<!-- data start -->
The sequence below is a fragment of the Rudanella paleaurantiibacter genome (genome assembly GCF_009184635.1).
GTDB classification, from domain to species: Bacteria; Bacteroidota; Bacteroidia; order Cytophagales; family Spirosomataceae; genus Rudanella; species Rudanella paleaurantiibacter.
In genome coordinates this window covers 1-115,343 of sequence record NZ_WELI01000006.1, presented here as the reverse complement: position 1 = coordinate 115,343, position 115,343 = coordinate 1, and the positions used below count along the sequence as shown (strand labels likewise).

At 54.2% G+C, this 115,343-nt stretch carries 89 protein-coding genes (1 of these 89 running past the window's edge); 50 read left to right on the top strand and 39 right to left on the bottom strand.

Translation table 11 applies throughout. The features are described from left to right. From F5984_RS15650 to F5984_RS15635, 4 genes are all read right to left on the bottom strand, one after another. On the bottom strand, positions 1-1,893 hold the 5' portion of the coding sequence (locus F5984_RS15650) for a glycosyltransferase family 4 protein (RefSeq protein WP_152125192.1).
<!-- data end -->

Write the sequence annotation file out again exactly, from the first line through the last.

The sequence below is a fragment of the Rudanella paleaurantiibacter genome (genome assembly GCF_009184635.1).
GTDB classification, from domain to species: Bacteria; Bacteroidota; Bacteroidia; order Cytophagales; family Spirosomataceae; genus Rudanella; species Rudanella paleaurantiibacter.
In genome coordinates this window covers 1-115,343 of sequence record NZ_WELI01000006.1, presented here as the reverse complement: position 1 = coordinate 115,343, position 115,343 = coordinate 1, and the positions used below count along the sequence as shown (strand labels likewise).

At 54.2% G+C, this 115,343-nt stretch carries 89 protein-coding genes (1 of these 89 running past the window's edge); 50 read left to right on the top strand and 39 right to left on the bottom strand.

Translation table 11 applies throughout. The features are described from left to right. From F5984_RS15650 to F5984_RS15635, 4 genes are all read right to left on the bottom strand, one after another. On the bottom strand, positions 1-1,893 hold the 5' portion of the coding sequence (locus F5984_RS15650) for a glycosyltransferase family 4 protein (RefSeq protein WP_152125192.1).